Film: Battle Royale
Director: Kinji Fukasaku
Release Date: 13th December 2010
Review: Adam Wing
Ask any film fan what their favourite Japanese movie is and there’s a good chance you’ll hear the words Battle Royale more often than not.
In the future, the Japanese government captures a class of ninth-grade students and forces them to kill each other under the revolutionary "Battle Royale" act. It’s a straightforward concept laced with black humour and random bursts of violence, a film in which the late Kinji Fukasaku takes us on a dark journey into the minds of an archaic youth. We fight themes of friendship, trust and betrayal, brought to life by an energetic young cast and a director at the top of his game.
Battle Royale has been available on DVD for some time, but now you can pick up a copy on shiny Blu courtesy of those good folk at Arrow Films. The Battle Royale blu-ray comes complete with two versions of the film, the original theatrical version and the directors cut, not to mention a third disk with a wide array of extras. So even if you’ve seen Battle Royale a thousand times before, you wont have seen the whole picture until you witness it in glorious high definition.
Battle Royale is not only one of the most controversial films of all time; it’s also one of the most entertaining. Ultra-violent, twisted and unforgettable, Kinji Fukasaku’s modern classic is a sparkling jewel in the crown of Japanese cinema. Of course, I’d be surprised if you didn’t know that all ready, surprised and deeply disappointed. It’s easy to forget just how uncompromising this film actually is, which is probably why a rumoured Hollywood remake has never seen the light of day.
It’s easy to forget just how good some of the young cast are too. Everybody remembers Kill Bill’s Chiaki Kuriyama, legend that is Takeshi Kitano as the put upon teacher, and Death Note’s Tatsuya Fujiwara in the lead role, but its female student #11 who steals the show every time.
We all have our favourite characters. Mine just happens to carry a sickle and goes by the name of Mitsuko Souma (Kou Shibasaki). Said to be the most beautiful girl in school, her seductive smile is referred to in the novel as her ‘fallen angel's smile’. She kills a total of nine students, making her the second most dangerous participant in the Program.
In the novel, her childhood is a relentless parade of rape and abuse, and in the manga, an abusive stepfather beats her after her real father runs away. The extended version of the film provides us with a flashback, where a young Mitsuko returns home from school to find her mother drunk, and an unknown stranger trying to molest her in the bedroom. In self-defence, Mitsuko pushes him down the stairs, killing him instantly.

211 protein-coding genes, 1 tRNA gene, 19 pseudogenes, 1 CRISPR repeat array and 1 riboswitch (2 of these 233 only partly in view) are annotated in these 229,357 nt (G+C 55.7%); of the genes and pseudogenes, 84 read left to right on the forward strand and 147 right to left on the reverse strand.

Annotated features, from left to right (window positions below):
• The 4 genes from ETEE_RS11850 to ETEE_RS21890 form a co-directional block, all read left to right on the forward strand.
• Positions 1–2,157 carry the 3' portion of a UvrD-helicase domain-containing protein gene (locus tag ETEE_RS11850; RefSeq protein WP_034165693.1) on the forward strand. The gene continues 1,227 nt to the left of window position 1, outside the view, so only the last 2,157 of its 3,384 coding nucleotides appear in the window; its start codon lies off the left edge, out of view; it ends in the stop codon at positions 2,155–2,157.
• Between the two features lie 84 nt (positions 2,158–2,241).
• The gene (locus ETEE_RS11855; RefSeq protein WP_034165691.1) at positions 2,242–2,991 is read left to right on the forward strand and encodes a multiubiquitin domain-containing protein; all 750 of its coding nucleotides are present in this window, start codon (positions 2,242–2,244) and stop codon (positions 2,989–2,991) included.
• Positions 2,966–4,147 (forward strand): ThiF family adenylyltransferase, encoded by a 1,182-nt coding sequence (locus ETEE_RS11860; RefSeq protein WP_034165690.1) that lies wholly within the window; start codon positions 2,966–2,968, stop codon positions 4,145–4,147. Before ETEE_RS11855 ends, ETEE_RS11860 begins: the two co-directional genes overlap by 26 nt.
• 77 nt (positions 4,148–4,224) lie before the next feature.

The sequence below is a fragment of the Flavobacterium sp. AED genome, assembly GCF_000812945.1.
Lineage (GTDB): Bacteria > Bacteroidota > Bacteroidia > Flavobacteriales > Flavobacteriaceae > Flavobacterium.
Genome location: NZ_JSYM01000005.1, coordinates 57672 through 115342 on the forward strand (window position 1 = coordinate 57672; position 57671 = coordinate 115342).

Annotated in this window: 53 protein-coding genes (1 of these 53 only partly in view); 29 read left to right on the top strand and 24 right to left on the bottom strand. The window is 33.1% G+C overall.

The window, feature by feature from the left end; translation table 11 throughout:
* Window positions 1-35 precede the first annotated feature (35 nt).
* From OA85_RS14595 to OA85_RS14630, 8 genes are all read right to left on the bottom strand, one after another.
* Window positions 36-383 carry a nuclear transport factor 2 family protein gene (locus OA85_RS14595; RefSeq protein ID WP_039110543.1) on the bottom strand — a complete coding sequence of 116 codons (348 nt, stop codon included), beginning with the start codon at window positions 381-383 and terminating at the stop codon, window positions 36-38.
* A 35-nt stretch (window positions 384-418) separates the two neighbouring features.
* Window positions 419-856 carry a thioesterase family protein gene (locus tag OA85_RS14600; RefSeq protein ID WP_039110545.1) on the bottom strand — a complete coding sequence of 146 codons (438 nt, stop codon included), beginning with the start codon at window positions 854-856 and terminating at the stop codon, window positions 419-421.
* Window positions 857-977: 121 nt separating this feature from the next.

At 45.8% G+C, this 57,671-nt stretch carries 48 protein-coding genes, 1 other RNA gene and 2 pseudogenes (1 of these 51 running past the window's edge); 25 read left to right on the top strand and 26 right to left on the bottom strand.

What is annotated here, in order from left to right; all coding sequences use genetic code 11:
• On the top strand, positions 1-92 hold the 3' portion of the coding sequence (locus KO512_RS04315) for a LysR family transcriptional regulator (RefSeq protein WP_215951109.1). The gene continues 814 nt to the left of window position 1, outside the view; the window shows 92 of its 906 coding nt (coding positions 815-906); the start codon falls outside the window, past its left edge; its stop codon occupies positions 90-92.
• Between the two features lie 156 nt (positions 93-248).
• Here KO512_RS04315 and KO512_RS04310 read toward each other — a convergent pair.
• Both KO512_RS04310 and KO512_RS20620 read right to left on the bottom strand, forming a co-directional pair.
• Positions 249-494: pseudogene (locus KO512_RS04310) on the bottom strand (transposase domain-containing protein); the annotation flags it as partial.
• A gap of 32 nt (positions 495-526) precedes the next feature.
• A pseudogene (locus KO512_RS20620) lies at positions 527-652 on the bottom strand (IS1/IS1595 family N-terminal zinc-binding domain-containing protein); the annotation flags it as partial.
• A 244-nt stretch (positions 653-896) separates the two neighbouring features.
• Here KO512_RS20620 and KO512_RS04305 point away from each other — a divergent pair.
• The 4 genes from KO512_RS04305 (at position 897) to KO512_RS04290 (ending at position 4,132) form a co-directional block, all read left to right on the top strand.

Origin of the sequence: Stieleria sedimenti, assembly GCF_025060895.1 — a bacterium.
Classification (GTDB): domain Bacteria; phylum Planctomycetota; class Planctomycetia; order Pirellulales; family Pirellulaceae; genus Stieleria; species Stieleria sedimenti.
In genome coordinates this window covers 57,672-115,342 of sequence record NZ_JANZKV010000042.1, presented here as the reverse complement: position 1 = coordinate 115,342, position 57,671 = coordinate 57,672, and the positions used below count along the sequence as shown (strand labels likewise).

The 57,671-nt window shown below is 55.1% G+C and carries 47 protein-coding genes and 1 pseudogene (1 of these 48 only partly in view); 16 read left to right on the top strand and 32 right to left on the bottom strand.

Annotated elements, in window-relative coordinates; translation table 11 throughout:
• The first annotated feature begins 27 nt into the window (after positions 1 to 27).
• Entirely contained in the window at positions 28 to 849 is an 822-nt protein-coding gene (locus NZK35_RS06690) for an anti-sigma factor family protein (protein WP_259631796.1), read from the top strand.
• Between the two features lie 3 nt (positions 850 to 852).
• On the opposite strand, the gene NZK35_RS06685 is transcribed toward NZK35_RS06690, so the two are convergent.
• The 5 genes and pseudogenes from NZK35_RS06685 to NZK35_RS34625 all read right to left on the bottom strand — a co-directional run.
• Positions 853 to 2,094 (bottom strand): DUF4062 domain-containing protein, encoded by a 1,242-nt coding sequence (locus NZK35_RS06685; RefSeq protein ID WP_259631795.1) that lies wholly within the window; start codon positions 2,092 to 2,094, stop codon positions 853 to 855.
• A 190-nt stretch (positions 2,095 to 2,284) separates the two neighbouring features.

If that wasn’t bad enough, she’s an outcast at school as well. Rumours persist that she sleeps around, and classmate Hirono Shimizu is convinced that she stole her boyfriend from her. There was something else, that’s right, did I mention the fact that Kou Shibasaki looks great in a school uniform? Not that I needed another reason to love her you understand, but it sure does help.
We all have our favourite scenes, and Takako Chigusa’s (Chiaki Kuriyama) morning run is an obvious highlight. Kazushi Niida, a boy she despises because of his immaturity, approaches her on the island. When she refuses to team up with him, he threatens to rape her. If only Kill Bill had been released a few years earlier, he would’ve known that this was a pretty bad idea. She gouges his eyes out and crushes his penis, before finishing him off with an ice pick. Like I say, a pretty bad idea when all is said and done.
For me though, it’s the kitchen scene that walks away with top prize. A group of girls are refusing to kill each other, hiding in an abandoned lighthouse as they try to work out what the best course of action is. After witnessing Oki's accidental death, Yuko blames Shuya for the unintentional bloodbath. When the girls find Shuya and bring him in, she poisons his food. Or at least, that’s the general idea anyway. The food however, is eaten by Yuka Nakagawa, who instead dies rather painfully.
The girls turn on each other in a violent gunfight, maybe it’s just me, but there’s something incredibly satisfying about Japanese schoolgirls and guns. The twist in the tale is played out beautifully, as Yuko survives the deadly confrontation. A lot of the violence in Battle Royale is outrageously over the top, but it’s all the more entertaining for it. The dark vein of humour that runs through the heart of the picture is vital to the films appeal; a quality found lacking in the disappointing sequel that followed after Fukasaku’s death.
The director’s cut of the movie adds dramatic weight to proceedings, providing welcome back-story for some of the main characters. The ending is also extended but with varying degrees of success, the unnecessary epilogues feel indulgent and fail to provide the closure that was perhaps intended. At the end of the day though, the extended version of the film is just another excuse for yet more Battle Royale, and for me that was never going to be a bad thing.
If you’ve yet to see this modern classic then shame on you, Japanese cinema really doesn’t get any better than this. On blu-ray, well, it positively shines. Kinji Fukasaku combines intelligent social commentary with raw unadulterated action, throwing in the occasional Japanese schoolgirl for good measure. We all have our favourite movies, and there’s never been a better time to rediscover one of the all time greats on blu-ray for the first time.